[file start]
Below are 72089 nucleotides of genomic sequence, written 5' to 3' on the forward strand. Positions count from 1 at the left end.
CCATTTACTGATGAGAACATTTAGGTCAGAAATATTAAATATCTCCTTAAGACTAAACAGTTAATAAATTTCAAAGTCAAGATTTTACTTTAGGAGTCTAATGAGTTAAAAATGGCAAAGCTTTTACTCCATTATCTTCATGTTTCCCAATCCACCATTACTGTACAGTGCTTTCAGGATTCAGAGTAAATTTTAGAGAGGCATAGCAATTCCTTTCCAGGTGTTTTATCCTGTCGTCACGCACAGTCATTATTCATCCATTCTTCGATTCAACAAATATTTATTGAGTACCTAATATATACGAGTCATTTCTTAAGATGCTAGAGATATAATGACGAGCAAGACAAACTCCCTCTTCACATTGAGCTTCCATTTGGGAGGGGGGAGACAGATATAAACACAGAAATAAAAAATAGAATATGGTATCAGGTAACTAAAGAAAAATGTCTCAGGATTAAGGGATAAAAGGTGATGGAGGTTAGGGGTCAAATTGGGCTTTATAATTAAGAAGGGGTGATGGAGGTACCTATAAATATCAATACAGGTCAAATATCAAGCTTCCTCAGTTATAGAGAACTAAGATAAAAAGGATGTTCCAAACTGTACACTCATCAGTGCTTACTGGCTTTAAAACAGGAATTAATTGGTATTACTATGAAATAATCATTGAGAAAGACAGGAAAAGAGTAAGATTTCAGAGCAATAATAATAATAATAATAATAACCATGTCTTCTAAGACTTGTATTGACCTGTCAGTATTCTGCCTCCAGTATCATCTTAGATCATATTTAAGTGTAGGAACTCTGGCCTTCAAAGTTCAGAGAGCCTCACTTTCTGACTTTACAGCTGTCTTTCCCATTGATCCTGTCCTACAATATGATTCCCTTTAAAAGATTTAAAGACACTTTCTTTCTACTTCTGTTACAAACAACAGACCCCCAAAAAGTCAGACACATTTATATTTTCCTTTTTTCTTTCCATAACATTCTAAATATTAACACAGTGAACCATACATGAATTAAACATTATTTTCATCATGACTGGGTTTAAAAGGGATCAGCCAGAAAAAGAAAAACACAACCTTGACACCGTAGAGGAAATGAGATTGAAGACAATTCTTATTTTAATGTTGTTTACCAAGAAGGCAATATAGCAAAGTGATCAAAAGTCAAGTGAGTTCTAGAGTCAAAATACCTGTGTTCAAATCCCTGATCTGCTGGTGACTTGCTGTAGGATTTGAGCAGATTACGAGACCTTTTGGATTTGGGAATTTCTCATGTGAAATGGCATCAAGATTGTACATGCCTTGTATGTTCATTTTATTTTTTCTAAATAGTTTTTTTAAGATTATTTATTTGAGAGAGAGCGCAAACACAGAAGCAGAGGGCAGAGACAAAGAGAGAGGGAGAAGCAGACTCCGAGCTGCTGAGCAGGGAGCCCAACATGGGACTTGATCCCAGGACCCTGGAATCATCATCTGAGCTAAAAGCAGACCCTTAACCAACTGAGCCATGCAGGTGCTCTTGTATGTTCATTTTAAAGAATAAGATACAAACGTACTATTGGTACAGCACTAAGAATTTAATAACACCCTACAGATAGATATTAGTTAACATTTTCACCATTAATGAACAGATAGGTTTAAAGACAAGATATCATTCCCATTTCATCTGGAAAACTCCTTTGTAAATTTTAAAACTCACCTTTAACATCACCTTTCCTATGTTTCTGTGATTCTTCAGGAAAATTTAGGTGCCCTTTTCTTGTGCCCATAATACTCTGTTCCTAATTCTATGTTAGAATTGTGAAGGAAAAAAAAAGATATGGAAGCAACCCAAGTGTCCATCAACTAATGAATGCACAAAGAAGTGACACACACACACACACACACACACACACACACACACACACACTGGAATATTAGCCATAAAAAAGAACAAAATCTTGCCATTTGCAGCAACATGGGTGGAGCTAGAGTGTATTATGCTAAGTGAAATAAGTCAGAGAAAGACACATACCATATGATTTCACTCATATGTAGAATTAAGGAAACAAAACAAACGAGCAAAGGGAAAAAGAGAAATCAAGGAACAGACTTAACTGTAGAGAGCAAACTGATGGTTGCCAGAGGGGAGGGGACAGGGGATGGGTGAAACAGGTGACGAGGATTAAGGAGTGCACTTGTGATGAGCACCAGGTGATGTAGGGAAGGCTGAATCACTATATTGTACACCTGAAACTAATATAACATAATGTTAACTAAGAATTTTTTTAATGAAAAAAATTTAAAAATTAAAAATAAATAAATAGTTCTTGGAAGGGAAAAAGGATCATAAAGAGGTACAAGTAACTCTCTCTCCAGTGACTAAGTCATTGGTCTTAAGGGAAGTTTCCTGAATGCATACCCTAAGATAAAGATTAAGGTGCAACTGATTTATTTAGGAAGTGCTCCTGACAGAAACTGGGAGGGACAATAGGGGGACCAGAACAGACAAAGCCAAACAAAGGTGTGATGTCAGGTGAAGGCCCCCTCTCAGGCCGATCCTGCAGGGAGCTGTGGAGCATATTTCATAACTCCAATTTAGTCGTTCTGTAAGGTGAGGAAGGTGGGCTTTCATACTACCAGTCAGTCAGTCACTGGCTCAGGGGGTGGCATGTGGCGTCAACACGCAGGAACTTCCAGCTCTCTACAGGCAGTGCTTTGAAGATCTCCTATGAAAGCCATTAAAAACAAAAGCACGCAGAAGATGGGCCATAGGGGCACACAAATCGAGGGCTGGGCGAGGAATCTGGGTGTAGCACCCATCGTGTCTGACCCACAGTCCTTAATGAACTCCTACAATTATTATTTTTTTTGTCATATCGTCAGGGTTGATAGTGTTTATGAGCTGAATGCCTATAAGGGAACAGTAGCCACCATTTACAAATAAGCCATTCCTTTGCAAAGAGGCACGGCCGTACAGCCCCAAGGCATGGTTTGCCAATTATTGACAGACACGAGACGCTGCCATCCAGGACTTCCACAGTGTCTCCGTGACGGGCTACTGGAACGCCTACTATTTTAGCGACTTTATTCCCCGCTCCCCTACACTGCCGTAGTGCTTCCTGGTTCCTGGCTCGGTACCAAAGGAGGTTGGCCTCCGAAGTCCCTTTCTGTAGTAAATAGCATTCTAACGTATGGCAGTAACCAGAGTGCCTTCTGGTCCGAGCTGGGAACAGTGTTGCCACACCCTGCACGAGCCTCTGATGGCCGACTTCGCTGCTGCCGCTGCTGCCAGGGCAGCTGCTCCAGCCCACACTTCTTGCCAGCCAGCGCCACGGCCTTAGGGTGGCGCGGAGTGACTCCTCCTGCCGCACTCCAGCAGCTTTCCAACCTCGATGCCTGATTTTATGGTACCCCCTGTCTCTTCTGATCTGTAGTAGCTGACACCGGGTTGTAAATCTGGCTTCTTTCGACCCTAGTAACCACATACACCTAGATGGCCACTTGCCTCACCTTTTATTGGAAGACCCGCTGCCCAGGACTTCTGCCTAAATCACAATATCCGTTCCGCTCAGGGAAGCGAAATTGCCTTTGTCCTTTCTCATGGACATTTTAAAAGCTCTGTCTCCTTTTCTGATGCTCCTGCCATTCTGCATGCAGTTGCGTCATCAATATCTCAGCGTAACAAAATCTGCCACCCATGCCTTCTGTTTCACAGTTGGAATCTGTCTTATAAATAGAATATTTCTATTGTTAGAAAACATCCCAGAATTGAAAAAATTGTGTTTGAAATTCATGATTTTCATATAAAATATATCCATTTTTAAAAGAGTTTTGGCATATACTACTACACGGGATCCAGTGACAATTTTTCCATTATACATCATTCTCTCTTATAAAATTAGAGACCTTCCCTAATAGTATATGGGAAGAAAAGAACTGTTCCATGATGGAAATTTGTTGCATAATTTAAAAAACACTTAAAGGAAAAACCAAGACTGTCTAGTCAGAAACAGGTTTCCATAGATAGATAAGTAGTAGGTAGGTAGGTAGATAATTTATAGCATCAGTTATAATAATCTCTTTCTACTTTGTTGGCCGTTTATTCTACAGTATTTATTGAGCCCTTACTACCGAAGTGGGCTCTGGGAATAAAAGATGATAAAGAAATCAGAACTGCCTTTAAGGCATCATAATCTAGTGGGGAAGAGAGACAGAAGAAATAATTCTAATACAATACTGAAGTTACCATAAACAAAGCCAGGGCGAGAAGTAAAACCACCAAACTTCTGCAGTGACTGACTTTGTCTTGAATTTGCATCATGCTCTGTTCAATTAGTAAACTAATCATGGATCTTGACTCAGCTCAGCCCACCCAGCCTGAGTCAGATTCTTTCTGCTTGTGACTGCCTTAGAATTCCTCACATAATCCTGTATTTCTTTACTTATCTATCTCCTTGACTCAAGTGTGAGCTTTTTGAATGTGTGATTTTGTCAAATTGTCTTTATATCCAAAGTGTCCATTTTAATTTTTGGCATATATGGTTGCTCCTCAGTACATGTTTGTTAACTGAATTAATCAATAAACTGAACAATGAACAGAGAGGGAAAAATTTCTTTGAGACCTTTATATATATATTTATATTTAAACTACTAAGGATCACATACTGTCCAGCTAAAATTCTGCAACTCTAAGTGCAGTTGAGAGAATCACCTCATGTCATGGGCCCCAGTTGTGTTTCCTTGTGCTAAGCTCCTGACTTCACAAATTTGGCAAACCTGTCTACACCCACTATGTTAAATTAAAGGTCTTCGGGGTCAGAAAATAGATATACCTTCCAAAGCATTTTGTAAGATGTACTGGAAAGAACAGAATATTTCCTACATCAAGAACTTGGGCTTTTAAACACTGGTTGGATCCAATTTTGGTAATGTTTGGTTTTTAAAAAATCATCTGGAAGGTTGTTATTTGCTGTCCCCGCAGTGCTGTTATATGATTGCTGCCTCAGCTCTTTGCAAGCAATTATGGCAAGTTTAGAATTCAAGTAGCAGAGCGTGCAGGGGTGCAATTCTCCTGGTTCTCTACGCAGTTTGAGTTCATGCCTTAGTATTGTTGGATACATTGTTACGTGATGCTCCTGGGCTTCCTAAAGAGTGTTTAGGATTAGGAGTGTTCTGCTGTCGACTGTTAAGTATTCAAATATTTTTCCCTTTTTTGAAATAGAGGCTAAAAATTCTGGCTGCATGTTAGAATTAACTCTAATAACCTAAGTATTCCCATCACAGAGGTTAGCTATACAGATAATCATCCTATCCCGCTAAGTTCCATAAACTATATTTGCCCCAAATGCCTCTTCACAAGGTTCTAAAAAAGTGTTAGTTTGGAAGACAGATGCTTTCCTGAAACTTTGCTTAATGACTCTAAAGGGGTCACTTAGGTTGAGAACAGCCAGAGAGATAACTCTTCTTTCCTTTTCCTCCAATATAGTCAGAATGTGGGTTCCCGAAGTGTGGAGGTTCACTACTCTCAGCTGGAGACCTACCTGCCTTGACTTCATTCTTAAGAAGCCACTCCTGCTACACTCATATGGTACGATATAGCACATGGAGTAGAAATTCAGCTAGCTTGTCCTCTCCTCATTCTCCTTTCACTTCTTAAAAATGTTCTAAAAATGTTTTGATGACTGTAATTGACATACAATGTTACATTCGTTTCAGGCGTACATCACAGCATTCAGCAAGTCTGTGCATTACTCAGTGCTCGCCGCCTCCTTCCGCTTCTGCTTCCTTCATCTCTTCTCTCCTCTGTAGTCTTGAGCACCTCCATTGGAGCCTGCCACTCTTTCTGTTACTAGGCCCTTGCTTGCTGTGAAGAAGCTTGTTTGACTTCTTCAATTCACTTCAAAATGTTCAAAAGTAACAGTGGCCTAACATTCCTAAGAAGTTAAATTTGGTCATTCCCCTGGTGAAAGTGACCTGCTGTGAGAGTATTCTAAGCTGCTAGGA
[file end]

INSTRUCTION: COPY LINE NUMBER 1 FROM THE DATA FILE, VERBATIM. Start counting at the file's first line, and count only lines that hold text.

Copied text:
Below are 72089 nucleotides of genomic sequence, written 5' to 3' on the forward strand. Positions count from 1 at the left end.